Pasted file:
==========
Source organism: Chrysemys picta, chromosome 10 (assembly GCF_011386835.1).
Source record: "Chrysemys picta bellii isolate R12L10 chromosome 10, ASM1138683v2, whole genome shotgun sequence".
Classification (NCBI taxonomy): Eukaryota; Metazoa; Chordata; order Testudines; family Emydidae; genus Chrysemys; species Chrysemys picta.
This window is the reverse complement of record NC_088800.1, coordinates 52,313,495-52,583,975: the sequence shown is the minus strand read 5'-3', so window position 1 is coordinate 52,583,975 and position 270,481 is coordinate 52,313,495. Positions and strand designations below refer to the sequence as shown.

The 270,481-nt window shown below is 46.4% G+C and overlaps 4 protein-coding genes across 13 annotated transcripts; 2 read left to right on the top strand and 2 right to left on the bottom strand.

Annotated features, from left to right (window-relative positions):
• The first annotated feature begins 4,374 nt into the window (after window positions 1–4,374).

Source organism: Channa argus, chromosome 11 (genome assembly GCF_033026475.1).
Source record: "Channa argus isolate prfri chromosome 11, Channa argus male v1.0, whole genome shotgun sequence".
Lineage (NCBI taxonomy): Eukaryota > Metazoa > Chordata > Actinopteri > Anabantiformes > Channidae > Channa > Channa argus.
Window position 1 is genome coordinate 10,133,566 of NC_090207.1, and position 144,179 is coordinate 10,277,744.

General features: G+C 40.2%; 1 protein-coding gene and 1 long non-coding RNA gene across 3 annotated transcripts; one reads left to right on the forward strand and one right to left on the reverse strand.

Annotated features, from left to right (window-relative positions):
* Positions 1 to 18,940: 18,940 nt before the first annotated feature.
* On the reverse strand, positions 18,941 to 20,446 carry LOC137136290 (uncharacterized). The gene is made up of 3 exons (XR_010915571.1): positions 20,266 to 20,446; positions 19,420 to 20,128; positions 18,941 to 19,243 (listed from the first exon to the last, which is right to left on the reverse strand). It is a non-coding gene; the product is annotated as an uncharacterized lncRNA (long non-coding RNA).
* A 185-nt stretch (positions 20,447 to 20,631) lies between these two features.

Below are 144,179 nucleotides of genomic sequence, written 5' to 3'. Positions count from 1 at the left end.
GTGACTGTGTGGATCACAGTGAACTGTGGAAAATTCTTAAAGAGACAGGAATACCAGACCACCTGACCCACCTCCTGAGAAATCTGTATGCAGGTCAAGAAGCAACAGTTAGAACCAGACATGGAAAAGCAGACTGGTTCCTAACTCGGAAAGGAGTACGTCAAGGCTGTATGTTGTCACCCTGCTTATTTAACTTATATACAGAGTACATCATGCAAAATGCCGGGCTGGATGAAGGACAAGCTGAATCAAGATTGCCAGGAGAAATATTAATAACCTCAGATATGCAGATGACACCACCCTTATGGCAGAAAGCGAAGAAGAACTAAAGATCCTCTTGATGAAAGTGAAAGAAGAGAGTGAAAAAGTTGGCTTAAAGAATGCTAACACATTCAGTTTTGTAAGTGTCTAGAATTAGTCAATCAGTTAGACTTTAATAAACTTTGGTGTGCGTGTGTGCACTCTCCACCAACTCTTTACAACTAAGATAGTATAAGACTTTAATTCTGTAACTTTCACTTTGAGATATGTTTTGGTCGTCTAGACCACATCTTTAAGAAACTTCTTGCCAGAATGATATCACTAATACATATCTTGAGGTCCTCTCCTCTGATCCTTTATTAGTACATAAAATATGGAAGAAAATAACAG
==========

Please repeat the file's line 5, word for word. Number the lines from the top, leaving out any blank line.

The 270,481-nt window shown below is 46.4% G+C and overlaps 4 protein-coding genes across 13 annotated transcripts; 2 read left to right on the top strand and 2 right to left on the bottom strand.